Alice: A New Musical
BOTTOM LINE: A charming adaptation of Lewis Carroll’s Alice’s Adventures in Wonderland, appropriate for the entire family.
When I took my granddaughter Naomi (aged 10 1/2) to see Alice: A New Musical, I felt a bit as if we were about to descend into a rabbit hole ourselves. We were eagerly anticipating what we were about to see, more than willing to suspend our disbelief, and yet fearful that we might be disappointed by a limited off off Broadway interpretation of the book by Lewis Carroll that we both knew and loved so well. In my experience, off off Broadway plays, particularly adaptations of classics, are notoriously uneven: a few are delightfully creative productions but many others turn out to be pale imitations of the original works upon which they are based.
But in this case we really lucked out and emerged from our descent into the rabbit hole with broad smiles on our faces that would have done the Cheshire Cat himself proud. To be sure, Andrew Barbato and Lesley DeSantis (co-writers of the book, music and lyrics), in squeezing Carroll’s opus into a one-hour stage production, omitted many of Carroll’s best scenes. I must admit that if I had my druthers, I’d have preferred to have seen the play expanded to two hours, with even more of Carroll’s original work preserved. But given the time constraint, what remains is relatively true to Carroll’s book. There is Alice (Rocio Del Mar Valles) and her sister (Ashley Dawn Mortensen), the Queen of Hearts (Rachel Bahler) and the White Queen (Lizzie Klemperer), the Mad Hatter (David R. Gordon) and the White Rabbit (Cameron Perry), Tweedle Dum (Joe Chisholm) and Tweedle Dee (Devon Stone), all dutifully appearing on schedule to entertain an entranced audience.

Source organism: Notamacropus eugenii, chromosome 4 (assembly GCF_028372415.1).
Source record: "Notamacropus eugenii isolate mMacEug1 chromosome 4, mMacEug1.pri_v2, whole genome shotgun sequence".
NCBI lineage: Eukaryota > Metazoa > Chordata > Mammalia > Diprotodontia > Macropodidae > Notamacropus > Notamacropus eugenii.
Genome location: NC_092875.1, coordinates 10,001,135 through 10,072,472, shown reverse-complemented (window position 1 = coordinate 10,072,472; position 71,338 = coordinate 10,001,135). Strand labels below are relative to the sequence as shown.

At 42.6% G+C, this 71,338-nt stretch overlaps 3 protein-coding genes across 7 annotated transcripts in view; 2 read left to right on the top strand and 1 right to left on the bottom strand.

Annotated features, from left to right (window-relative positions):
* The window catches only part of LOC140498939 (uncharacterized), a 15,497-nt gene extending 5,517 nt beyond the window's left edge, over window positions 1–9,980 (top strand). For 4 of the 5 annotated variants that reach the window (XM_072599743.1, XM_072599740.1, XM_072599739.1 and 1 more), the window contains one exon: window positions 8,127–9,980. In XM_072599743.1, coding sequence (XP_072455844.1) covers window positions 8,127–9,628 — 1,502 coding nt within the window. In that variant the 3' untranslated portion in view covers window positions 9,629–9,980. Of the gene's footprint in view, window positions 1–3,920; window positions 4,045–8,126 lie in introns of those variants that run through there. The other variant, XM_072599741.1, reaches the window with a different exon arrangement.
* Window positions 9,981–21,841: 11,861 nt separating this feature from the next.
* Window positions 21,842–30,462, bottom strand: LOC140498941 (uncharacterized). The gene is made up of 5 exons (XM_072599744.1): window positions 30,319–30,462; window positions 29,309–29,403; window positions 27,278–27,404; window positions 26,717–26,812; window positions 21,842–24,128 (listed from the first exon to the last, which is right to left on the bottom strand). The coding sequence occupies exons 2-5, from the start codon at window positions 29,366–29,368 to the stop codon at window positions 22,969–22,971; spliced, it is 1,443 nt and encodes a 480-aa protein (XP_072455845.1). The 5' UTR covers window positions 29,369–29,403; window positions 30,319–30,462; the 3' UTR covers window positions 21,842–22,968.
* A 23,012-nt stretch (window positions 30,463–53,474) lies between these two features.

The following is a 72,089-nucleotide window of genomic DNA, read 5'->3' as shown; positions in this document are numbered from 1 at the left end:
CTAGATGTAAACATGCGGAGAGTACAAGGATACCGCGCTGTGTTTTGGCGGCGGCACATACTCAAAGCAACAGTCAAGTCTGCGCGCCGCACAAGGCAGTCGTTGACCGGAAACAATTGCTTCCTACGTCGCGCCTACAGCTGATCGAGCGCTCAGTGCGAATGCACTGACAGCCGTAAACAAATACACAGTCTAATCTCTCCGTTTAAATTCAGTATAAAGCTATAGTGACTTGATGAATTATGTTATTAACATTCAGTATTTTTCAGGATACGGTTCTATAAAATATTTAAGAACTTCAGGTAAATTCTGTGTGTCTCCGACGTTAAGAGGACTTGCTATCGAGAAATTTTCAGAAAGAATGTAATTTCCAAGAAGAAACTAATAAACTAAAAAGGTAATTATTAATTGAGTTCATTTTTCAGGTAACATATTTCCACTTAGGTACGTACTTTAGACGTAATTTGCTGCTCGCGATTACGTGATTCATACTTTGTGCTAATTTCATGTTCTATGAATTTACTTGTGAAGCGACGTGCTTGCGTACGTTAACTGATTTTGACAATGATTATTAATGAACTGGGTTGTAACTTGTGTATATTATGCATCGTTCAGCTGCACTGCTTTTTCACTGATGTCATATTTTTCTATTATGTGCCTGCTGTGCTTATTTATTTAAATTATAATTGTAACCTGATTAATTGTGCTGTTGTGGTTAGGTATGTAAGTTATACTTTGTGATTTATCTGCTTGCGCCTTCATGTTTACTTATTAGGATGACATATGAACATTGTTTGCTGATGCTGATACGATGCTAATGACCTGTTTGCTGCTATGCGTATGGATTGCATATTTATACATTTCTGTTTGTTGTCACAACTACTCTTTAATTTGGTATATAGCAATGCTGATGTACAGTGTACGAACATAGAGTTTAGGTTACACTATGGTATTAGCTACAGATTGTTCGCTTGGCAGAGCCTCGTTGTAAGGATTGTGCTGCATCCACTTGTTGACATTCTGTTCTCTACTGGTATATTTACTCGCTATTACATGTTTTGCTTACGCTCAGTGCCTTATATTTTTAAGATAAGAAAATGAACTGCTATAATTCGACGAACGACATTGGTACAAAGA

The music, book, lyrics and costumes are all enjoyable and the entire company’s singing is truly exceptional. The set is as close to minimalist as you can get but Andrew Barbato (who not only co-wrote and directed but is the set designer as well) is more than up to the challenge. He sets a tall ladder on its side, adds a box, a wheel and a scrap of cloth, and voila! – there is the ship adrift on Alice’s sea of tears. He angles the ladder a bit differently and dispenses with the box, the wheel and the cloth – and there is the entrance to the rabbit hole. He stands the ladder upright as Alice ascends and descends, and the audience shares her magical shrinkage and enlargement.
Barbato and company take one small liberty with Carroll’s book, and that is all to the good. Here, Alice is a thirteen-year-old girl who, lest she be forced to grow up too fast and abandon her youthful imagination, runs away from home and embarks on her adventure on the very day scheduled for her birthday party. By portraying her in this manner, Alice: A New Musical manages to deliver a couple of worthwhile messages to the audience (as well as an hour’s entertainment). To wit, becoming an adult doesn’t have to mean totally relinquishing one’s childhood; one’s own mother is seldom as bad as her daughter might make her out to be; mothers have problems of their own too; and when all is said and done, both mothers and siblings (even big sisters!) are still worth having around.
(Alice: A New Musical plays at the June Havoc Theatre, 312 West 36th Street, 1st Floor, between 8th and 9th Avenues. Final performance is Saturday, July 30th at 11 AM. Tickets are $18 adults, $15 students/seniors and can be purchased at www.MidtownFestival.org or by calling 866-811-4111. For more information visit www.alicemusical.com.)